Skip to main content

Measuring TV Everywhere’s Progress

Over the past year, “TV Everywhere” offerings
have emerged as the industry’s most notable response to
changes in how consumers use video. Cable operators and
programmers have rapidly expanded the amount of content
they deliver and the number of devices they serve.

Comcast, for example, has more than doubled the
amount of video-on-demand titles available on its various
platforms to 200,000 programs; more than 75,000 of
those offerings are full-length TV episodes or movies.

And there’s more on the way. “In the coming year, we
are going to see real movement in terms of enabling these
[TV Everywhere] experiences,” Marcien Jenckes, senior
vice president and general manager of video services at
Comcast, said. “We are going to see it though technologies
and we are going to see it in rights.”

But as more content makes its way onto more platforms,
a number of problems continue to confront both operators
and programmers trying to expand their TV Everywhere
offerings, according to Jenckes and others.

Consumers continue to complain about a lack of a unified TV Everywhere interface for all devices; confusion
stemming from widely varying digital offerings, in which
content is made available on some platforms, but not others;
and the authentication process that grants them the
right to view specific programs.

Meanwhile, programmers and distributors continue to
struggle with different operating systems that add costs
and complexities to delivering content to an ever-growing
number of devices. Some networks that are particularly active
on the multiplatform front, such as The Weather Channel,
must test their apps on hundreds of different devices.


Even thornier problems are evident on
the business side of the equation. Inadequate
measurement of viewing on
mobile devices, disputes over content
rights, pricing for multiplatform delivery,
proper windowing of content, determining
the right ad loads for different
media and the challenge of creating new
revenues to cover the cost of multiplatform
delivery are just some of the issues
raised by operators, analysts and programmers
that could slow the deployment
of TV Everywhere services in 2012.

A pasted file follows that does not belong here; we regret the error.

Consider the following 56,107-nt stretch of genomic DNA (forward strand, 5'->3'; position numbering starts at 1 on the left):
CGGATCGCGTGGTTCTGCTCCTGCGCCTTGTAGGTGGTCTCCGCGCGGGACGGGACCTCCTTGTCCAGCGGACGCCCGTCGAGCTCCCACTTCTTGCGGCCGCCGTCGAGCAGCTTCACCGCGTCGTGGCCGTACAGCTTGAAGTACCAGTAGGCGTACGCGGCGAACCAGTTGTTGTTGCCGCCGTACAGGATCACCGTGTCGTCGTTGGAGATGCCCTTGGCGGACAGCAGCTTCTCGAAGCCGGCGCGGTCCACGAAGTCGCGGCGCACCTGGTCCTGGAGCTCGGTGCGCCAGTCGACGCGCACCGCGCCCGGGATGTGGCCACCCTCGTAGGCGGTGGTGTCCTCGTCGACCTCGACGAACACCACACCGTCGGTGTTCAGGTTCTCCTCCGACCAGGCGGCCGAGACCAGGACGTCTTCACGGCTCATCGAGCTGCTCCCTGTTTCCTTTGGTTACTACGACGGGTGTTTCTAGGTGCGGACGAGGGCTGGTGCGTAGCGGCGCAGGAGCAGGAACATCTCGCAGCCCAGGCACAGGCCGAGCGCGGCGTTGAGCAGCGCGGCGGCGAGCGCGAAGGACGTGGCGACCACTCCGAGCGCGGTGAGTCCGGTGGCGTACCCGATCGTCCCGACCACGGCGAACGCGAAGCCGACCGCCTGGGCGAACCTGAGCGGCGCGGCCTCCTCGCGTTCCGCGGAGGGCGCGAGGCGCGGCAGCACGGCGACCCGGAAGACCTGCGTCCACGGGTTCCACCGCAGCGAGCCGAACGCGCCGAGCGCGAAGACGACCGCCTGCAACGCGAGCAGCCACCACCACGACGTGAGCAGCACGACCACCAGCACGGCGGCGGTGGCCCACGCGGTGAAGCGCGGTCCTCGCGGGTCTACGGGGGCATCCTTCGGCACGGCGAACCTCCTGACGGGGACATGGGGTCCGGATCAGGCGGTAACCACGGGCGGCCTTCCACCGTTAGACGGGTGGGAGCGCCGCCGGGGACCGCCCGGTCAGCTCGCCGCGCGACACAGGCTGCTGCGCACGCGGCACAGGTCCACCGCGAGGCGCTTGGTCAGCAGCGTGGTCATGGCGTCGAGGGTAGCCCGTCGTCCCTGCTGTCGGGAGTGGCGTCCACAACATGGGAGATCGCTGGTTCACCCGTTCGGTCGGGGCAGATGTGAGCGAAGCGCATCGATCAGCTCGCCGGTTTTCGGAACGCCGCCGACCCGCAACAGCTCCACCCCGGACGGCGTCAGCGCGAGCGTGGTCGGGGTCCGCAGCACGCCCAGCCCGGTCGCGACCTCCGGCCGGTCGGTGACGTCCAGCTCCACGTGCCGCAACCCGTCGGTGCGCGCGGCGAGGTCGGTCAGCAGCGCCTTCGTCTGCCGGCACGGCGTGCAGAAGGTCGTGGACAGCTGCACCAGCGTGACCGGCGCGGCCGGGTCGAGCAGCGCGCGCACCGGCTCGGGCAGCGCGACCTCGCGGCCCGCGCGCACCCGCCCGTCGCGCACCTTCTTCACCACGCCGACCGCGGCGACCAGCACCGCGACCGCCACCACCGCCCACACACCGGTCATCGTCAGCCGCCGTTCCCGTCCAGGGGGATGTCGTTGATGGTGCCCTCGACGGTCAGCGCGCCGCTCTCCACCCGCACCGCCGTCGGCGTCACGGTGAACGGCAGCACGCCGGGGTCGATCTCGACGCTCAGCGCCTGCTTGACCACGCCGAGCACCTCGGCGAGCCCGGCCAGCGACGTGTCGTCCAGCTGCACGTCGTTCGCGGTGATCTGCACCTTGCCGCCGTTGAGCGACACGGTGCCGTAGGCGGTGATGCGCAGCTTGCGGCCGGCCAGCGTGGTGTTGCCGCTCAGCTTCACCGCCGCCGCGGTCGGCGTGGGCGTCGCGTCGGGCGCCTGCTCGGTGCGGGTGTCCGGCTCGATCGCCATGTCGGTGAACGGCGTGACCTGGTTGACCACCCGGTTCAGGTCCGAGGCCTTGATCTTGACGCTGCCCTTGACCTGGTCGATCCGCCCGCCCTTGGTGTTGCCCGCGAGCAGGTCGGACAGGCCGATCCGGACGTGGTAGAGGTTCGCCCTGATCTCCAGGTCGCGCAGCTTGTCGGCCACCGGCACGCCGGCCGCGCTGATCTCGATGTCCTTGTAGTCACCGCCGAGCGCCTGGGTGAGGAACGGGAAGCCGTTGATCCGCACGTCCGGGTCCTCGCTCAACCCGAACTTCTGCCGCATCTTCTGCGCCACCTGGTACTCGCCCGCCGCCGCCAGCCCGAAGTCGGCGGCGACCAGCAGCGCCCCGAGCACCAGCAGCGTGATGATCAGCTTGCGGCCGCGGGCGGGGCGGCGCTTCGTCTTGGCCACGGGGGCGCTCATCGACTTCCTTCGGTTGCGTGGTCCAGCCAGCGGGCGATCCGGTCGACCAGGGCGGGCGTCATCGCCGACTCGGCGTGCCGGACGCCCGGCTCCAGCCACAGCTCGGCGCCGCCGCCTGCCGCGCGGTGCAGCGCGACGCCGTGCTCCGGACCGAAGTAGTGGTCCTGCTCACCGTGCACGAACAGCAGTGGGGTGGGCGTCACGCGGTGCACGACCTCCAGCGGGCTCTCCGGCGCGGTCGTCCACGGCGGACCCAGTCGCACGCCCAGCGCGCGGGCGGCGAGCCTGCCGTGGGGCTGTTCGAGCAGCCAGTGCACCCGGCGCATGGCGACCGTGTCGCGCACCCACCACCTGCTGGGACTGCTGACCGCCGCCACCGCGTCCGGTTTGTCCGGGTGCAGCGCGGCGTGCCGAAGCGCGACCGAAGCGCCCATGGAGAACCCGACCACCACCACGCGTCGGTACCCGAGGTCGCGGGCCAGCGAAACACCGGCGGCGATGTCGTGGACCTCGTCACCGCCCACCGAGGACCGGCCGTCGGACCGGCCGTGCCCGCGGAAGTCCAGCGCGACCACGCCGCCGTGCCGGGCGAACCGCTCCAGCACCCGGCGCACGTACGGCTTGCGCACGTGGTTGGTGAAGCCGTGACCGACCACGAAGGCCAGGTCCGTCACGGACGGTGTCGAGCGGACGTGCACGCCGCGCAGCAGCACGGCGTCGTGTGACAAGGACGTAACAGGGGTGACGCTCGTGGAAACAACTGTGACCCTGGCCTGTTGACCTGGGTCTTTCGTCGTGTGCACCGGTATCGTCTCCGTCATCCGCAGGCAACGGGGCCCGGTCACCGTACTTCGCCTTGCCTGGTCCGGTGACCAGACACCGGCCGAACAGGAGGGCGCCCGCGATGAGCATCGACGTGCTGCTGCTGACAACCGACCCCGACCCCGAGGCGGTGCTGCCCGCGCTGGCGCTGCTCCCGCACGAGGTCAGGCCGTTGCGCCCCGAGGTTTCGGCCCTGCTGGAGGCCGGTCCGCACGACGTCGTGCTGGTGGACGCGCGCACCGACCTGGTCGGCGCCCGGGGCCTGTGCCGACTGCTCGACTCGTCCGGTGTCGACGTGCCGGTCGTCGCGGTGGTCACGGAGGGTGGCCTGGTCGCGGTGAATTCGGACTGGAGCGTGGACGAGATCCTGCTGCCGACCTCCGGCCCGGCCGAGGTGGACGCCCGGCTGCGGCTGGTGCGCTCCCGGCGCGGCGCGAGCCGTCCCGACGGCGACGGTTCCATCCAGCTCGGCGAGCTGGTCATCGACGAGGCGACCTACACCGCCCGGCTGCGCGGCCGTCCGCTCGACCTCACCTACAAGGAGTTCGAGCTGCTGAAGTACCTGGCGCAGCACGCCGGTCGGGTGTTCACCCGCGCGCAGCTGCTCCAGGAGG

One key issue is competition, which
is pressuring operators to solve these
problems as quickly as possible. While
over-the-top services have not yet had
a significant impact on pay TV providers,
companies like Amazon, Google,
Microsoft and Apple are looking to aggressively
expand their online video
delivery this year.

Google and Sony may both launch
their own pay TV services using connected
devices — for Google, mobile
phones and tablets using the Android
operating system; in Sony’s case, game
consoles, TV sets or other consumerelectronics

Meanwhile, pay TV operators have
been jumping into over-the-top delivery
to strengthen their competitive
position. Satellite-TV provider Dish Network is now bundling
its service with a streaming product from Blockbuster,
which it acquired last year. Telco-TV provider Verizon
Communications is reportedly looking to either acquire
Netflix or launch its own national over-the-top service.

The need to satisfy consumer demand for more content
on more devices is also pushing
operators into closer alliances
with potential OTT providers,
according to Howard Horowitz,
president of the research firm
Horowitz Associates.

A number of operators have
begun making streaming-video
service Hulu or Hulu Plus available
as part of their authenticated
products. Several operators
— notably AT&T in 2010, Verizon’s
FiOS TV and Comcast —
have cut deals with Microsoft to
deliver content to TV over the
Xbox game console.

“At trade shows, everyone
loves to talk about cable versus
over-the-top video as a slugfest,”
Horowitz said. “But the consumer
doesn’t see it as a winner-takeall
fight. They just love access to
the content.”

Developing closer alliances
with OTT providers is a smart
way for operators to respond to
that demand, he added.